no longer the tiny darling in my arms

precious but ever so fragile,

sending me beams for immense joy

shaming even the cancer of its call


it is your birthday today

I am not there for you again

but don’t be sad as you are not on your own


also the one with whom you locked eyes long ago


in my in-laws’ house, on the ground story

when we were cradling you, a newly born beauty

the one who probably mirrored me to you

for the color of her skin, hair and eye

whose both arms better secured you many a meal

before you glided into a sleep so deep and real


embraces you always with my and her love combined

whom I introduced to you in her mother’s tongue

you know, mein Schatz, you have met her online anew

the one who signs her e-mails hülya *Teyze for me and you


~ ~ ~ ~ ~ ~ ~ ~ ~ ~ ~

* (German): my treasure; my darling; my sweetheart

* (Turkish): aunt; auntie (non-biological)


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NaPoWriMo Challenge: Day 26




a call

a line

a sight

a presence


to reminisce







make up



be loved


solo dining travel slumber


freedom, bitter-sweet, indeed

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NaPoWriMo Challenge: Day 25


nostalgic for elation


bursting balloons wrapped in a rainbow

splashed by the waves of my daily walks

arms extended, my lair, prancing along

my shadow, secured away, awaiting a return

in and out of the Town Square, stores and cafes

still in high heels, my frolicking spirit

all senses, honed by the keenest of eyes

with a soaring want for a final reunion

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NaPoWriMo Challenge: Day 24


resentment, past and present


thirty-two years

he has been married to her

half a year after her only love – his words

longer united than – but

he has had it with her, he now concludes

nerved, edgy, even offensive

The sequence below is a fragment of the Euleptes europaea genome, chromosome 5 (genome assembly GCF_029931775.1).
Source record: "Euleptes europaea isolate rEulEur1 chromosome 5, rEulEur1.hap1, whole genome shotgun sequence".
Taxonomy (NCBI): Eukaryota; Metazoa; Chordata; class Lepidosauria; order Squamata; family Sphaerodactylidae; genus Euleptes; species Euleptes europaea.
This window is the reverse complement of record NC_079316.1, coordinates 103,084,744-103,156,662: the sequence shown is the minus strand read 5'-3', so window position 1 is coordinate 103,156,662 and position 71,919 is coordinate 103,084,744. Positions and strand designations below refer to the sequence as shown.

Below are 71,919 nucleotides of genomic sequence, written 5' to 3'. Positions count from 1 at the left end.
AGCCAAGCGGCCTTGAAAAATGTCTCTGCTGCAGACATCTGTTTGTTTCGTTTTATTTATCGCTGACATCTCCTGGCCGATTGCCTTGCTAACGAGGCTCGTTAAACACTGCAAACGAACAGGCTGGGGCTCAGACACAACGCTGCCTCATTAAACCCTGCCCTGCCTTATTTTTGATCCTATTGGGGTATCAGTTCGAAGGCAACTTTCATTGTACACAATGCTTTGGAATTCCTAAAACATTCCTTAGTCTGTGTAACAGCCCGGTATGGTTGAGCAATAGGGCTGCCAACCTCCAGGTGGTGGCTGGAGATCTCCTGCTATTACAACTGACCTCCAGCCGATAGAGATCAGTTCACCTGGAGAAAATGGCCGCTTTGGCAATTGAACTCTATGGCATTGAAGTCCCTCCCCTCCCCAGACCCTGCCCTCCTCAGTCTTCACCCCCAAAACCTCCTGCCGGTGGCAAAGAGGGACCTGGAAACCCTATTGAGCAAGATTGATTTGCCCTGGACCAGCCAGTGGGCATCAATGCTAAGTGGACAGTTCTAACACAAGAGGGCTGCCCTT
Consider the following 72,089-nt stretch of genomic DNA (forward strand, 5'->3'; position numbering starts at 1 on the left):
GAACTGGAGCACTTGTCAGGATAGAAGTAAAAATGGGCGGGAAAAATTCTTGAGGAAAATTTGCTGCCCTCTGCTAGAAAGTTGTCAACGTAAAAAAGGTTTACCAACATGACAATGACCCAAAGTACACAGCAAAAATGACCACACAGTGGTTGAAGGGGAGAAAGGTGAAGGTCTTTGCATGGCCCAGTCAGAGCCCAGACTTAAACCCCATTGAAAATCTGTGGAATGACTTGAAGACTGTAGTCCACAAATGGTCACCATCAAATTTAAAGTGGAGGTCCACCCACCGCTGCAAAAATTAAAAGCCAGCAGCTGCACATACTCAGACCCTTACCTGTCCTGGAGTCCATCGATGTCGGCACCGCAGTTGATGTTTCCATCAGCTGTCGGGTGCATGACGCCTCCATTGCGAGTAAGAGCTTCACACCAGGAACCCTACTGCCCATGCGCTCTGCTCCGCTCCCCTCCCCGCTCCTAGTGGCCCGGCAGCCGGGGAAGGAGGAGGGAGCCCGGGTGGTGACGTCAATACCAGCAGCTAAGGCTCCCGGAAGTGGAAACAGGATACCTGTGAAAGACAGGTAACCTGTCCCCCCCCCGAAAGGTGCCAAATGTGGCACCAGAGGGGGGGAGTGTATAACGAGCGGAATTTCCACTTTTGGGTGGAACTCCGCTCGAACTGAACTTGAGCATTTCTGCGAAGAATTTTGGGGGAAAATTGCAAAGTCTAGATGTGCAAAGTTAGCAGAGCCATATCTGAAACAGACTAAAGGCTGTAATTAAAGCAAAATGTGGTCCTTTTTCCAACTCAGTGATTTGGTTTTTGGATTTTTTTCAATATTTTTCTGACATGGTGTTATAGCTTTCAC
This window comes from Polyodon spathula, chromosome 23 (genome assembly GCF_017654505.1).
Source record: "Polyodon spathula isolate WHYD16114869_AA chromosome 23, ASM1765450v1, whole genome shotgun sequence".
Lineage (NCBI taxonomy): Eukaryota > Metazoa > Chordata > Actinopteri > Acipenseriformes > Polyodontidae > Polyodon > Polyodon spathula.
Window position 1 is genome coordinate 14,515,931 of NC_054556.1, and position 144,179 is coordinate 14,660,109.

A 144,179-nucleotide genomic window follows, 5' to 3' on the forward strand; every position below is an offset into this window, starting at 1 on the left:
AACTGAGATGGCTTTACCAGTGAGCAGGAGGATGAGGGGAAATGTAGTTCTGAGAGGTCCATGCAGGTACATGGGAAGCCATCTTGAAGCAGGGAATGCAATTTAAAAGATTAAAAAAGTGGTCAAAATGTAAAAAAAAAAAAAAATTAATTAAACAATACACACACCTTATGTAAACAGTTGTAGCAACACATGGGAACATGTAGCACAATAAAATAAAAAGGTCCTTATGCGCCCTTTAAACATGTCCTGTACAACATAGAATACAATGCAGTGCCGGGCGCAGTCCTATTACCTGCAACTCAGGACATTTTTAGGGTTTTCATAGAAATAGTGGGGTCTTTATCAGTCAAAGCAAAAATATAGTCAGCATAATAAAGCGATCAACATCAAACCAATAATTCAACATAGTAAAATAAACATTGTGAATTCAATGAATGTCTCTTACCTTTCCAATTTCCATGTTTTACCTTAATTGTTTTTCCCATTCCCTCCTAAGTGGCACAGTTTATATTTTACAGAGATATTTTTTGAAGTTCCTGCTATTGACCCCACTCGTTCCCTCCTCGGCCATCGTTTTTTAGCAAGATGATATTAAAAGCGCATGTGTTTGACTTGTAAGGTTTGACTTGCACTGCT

can’t and won’t stay with his son and his wife

few blocks down

the family he financed throughout their lives

wants to be on his own

with me, in the heat of my life struggle

after decades are gone

continents away


too much resentment

if for nothing else…

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NaPoWriMo Challenge: Day 23

eyes on my work chair

mouth in fast non-stop motion

feet on hopping gear




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NaPoWriMo Challenge: Day 22

Day 22 prompt of NaPoWriMo challenges me “to write a poem in keeping with Earth Day. […]”  Unfortunately, I don’t have a happy poem about a new growth in nature somewhere.  I am no gardener.  As for house plants, even the most negligence-tolerant ones tend to die fast in my hands.  I do, however, appreciate nature and like it very much from indoors. In other words, I am not a grouch of some kind but rather one of those people who just can’t grow anything that comes in the form of seed into their hands.  At any rate.  To compensate the somewhat grim tone of my verses today, I am leaving you with the ever-so-mood-lifting images from a link I was eager to borrow from a long-time friend. With much appreciation for both of my sources, for they helped me save the Earth Day for a change.


caressed each dead branch

poured love to the dried up soil

oh, why, my Bonsai!



Mentioned Sources:


Dr. Joshua Brown